Trivia Teaser

Change the last letter of WHICH word to make the plural of mouse?

Mick
Mean
Mind
Milk

Calquing

26
May
2010
 

By Miranda

No, it's nothing to do with making a wooden vessel watertight by applying resin or similar substances on or between the seams. Nor does it concern the behaviour of a group heckling a speaker or performer.

Calquing is the process of finding a compound word or a phrase in a foreign language which describes a concept for which there's no word or phrase in one's own tongue or, if there is such a word or phrase, it's nowhere near as good as the 'foreign' one.

In the best tradition of vocabulary acquisition, we calque. We take the word or phrase and translate it very literally and use it liberally. Note that it shouldn't merely be a translation but must produce a completely new word or a new phrase compactly describing a concept that probably needed a couple of paragraphs of explanation before.

It's not surprising that calques in many languages describe new technology or the product of breakthroughs in the applied sciences. If the German biologist who invented 'antikˆrper' published first, then it makes sense that we get an 'antibody' from there.

It's not just science and technology, of course. The work of French directors Truffaut and Godard were called the 'Nouvelle Vague' in their own country, a term we appropriated into English as 'New Wave' in the 1950s and applied with varying degrees of discrimination to cultural and political movements since.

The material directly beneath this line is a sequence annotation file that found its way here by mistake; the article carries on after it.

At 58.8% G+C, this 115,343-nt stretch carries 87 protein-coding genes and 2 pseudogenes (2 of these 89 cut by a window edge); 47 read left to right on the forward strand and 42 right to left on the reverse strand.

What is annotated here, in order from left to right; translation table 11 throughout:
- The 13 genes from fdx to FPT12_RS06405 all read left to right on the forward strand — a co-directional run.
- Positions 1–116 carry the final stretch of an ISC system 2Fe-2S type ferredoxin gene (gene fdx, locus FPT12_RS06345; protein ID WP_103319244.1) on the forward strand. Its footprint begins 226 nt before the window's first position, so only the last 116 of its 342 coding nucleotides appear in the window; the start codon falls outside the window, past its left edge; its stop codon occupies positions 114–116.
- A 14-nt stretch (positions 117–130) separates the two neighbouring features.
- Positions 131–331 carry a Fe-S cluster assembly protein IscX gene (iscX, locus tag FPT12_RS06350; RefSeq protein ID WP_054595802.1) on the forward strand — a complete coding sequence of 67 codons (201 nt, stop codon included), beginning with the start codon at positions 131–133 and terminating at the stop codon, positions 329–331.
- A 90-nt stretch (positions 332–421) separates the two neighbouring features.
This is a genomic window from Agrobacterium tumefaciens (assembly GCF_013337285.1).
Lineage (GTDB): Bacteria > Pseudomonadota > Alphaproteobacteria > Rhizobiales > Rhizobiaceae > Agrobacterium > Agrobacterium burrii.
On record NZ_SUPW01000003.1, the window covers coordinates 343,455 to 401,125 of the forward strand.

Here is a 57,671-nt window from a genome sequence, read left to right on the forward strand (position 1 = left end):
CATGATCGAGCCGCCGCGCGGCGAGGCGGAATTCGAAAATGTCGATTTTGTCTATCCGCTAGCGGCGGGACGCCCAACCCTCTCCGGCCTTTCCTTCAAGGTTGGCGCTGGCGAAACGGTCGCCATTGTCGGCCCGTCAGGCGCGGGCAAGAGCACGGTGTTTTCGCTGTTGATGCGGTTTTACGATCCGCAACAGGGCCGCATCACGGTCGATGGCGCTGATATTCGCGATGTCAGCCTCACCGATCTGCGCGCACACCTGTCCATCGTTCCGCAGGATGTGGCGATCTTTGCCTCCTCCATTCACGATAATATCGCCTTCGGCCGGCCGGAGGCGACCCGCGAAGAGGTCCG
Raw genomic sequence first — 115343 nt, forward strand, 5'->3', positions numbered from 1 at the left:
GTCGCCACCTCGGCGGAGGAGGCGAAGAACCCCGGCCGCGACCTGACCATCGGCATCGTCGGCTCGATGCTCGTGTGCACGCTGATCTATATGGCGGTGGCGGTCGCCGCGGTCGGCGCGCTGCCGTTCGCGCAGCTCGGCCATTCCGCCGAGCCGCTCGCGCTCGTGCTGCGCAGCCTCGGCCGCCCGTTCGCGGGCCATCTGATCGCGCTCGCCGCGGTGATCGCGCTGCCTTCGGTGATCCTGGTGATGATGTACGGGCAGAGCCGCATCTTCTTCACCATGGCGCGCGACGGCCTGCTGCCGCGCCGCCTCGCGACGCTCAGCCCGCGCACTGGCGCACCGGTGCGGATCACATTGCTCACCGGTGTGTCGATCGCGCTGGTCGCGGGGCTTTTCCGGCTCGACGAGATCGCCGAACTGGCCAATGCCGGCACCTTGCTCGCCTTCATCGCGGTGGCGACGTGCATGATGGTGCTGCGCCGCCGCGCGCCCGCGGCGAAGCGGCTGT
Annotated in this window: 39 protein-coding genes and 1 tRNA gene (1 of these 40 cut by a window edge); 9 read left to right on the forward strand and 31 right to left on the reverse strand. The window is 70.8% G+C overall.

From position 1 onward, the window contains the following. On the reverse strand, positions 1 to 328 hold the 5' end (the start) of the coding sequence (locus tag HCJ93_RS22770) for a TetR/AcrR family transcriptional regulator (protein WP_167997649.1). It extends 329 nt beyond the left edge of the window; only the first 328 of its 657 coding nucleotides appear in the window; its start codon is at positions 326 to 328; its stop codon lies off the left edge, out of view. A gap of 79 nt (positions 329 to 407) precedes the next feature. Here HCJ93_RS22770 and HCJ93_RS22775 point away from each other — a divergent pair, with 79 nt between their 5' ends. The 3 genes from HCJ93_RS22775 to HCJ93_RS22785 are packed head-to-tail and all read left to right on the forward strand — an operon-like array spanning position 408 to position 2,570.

And it's not a one-way street, either. English gave the 'skyscraper' (just the word, not the building which required the invention of Otis' safety device for the elevator and some nifty engineering) to French and German, among other languages.

Just to confuse you, the word 'calque' itself is not a calque but a loanword (borrowed from French which got it from Italian). Oh, and the word 'loanword' is a calque.

 

Miranda

2 Responses to

Calquing

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kragzy said:
May 26, 2010 at 4:22 PM

I've always referred to a "No Through Road" street as a 'dead-end'. Land developers seem to prefer the poshy term 'cul-de-sac'. Is one a calque of the other and if so which came first?

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May 27, 2010 at 7:30 PM

The term "faux pas" is one that really has no perfect English equivalent. A "social blunder", an "awkward moment", an "embarrassing mistake" - all covered by that French term "faux pas". And, of course, we all know what it means - and most of us know what it feels like to make one.